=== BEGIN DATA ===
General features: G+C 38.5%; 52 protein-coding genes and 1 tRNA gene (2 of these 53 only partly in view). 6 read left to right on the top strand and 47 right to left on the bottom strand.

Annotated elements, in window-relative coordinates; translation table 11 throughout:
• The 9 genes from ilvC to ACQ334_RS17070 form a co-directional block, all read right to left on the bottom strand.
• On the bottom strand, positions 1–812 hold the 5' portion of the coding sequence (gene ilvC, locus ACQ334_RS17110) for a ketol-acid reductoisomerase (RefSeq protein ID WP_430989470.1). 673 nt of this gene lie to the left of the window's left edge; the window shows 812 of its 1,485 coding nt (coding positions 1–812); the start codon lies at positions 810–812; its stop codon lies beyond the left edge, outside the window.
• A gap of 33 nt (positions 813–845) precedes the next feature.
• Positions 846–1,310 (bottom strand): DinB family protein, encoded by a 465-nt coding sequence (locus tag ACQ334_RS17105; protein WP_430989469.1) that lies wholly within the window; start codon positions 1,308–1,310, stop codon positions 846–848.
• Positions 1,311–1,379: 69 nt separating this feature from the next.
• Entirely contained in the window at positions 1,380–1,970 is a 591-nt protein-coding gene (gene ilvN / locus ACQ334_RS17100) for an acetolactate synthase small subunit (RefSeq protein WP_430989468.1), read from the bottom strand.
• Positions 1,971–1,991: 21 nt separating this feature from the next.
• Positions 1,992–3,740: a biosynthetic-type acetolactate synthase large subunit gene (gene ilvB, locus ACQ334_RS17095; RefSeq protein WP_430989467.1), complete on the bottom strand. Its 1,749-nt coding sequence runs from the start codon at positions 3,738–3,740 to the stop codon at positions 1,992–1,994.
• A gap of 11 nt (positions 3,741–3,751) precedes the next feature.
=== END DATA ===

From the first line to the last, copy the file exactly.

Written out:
General features: G+C 38.5%; 52 protein-coding genes and 1 tRNA gene (2 of these 53 only partly in view). 6 read left to right on the top strand and 47 right to left on the bottom strand.

Annotated elements, in window-relative coordinates; translation table 11 throughout:
• The 9 genes from ilvC to ACQ334_RS17070 form a co-directional block, all read right to left on the bottom strand.
• On the bottom strand, positions 1–812 hold the 5' portion of the coding sequence (gene ilvC, locus ACQ334_RS17110) for a ketol-acid reductoisomerase (RefSeq protein ID WP_430989470.1). 673 nt of this gene lie to the left of the window's left edge; the window shows 812 of its 1,485 coding nt (coding positions 1–812); the start codon lies at positions 810–812; its stop codon lies beyond the left edge, outside the window.
• A gap of 33 nt (positions 813–845) precedes the next feature.
• Positions 846–1,310 (bottom strand): DinB family protein, encoded by a 465-nt coding sequence (locus tag ACQ334_RS17105; protein WP_430989469.1) that lies wholly within the window; start codon positions 1,308–1,310, stop codon positions 846–848.
• Positions 1,311–1,379: 69 nt separating this feature from the next.
• Entirely contained in the window at positions 1,380–1,970 is a 591-nt protein-coding gene (gene ilvN / locus ACQ334_RS17100) for an acetolactate synthase small subunit (RefSeq protein WP_430989468.1), read from the bottom strand.
• Positions 1,971–1,991: 21 nt separating this feature from the next.
• Positions 1,992–3,740: a biosynthetic-type acetolactate synthase large subunit gene (gene ilvB, locus ACQ334_RS17095; RefSeq protein WP_430989467.1), complete on the bottom strand. Its 1,749-nt coding sequence runs from the start codon at positions 3,738–3,740 to the stop codon at positions 1,992–1,994.
• A gap of 11 nt (positions 3,741–3,751) precedes the next feature.